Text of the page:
After months in lockdown, a return to school and the chance to enjoy the beauty of the outdoors has been welcomed by students at Futures Institute and led to a collaboration with Compton Verney.

The art gallery and park in Warwickshire hosted the Museum of the Moon, a spectacular touring artwork by UK artist Luke Jerram.

The moon sculpture, measuring a massive seven metres in diameter, is suspended in the park’s avenue of Wellingtonia trees.

To complement this stunning piece of art, Year 7 students at Futures Institute were asked to make 60 lanterns. They were displayed, lining paths and hung from the trees to help to illuminate the Museum of the Moon event which took place from Thursday 29th November to Sunday 1st November.

The lanterns have a dual purpose, in addition to gracing the display at Compton Verney, they were also produced as part of an Applied Transdisciplinary Learning (ATL) project at Futures Institute.

This is the first year that Year 7 students have been admitted to the school and ATL has been used to help the young pupils’ transition from Primary through to Secondary school.

It involves students applying what they have learnt in the classroom to real-world projects that cross subject disciplines. Teamwork and exhibitions are key aspects of ATL.

The theme of this year’s ATL project is Life, Love and Loss and saw the students focus on the book Lost Words by Jackie Morris and Robert Macfarlane. It focuses on words that are moving to the margins of many children’s lives and stories – bluebell, dandelion, otter, kingfisher, acorn, and presents them as both challenge and celebration.

Year 7 at Compton Verney

Year 7 at Compton Verney

The students observed trees around the school and collected leaves to decorate their lanterns. On a whole day off timetable with their class mentor and English teacher Jonathan Medwin they worked in teams to create shelters, make lanterns out of withies and cook marshmallows under the willow tree.

The next day Year 7s created a moving anthology of poems about their feelings associated with the willow tree.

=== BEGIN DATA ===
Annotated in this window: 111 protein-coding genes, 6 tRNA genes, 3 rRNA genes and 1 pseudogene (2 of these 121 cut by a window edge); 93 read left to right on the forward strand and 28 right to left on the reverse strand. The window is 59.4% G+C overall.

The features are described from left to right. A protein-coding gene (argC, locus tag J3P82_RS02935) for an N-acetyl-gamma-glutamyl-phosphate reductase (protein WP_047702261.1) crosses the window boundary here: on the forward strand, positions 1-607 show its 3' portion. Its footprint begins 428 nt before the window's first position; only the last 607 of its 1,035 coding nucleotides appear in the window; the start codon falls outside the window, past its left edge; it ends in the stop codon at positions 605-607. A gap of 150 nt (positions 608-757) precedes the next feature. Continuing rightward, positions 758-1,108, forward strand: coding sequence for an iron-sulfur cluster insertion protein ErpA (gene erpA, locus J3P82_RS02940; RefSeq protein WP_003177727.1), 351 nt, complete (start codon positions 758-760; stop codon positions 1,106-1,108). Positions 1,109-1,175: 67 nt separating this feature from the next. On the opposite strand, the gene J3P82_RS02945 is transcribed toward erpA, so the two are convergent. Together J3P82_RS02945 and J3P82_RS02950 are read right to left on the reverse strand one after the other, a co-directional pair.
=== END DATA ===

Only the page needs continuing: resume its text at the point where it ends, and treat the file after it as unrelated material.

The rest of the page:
Explaining the significance of the Life, Love and Loss project and the link to the Compton Verney exhibition, Dr Catherine Pickup, Director of Project Based Learning at Futures Institute, said: ‘’Nature is the perfect setting to discuss the themes of our ATL project due to the life cycle of the trees, plants and flowers that surround us.

‘’Leaves lose their trees during the autumn and there are also examples of trees being cut down around us in this area due to HS2.

‘’Overall the students realised how important it is to spend time appreciating and understanding the environment that surrounds them – they’ve seen the benefits of being outdoors.’’

The decision to host the Museum of the Moon artwork at Compton Verney was prompted by the Chinese collection at the park and the Chinese Moon Festival earlier in October.

Museum of the Moon measures seven metres in diameter and features 120dpi detailed NASA imagery of the lunar surface. At an approximate scale of 1:500,000 each centimetre of the internally lit spherical sculpture represents 5km of the moon’s surface.

The installation is a fusion of lunar imagery, moonlight and surround sound composition created by the BAFTA and Ivor Novello award-winning composer Dan Jones.

 

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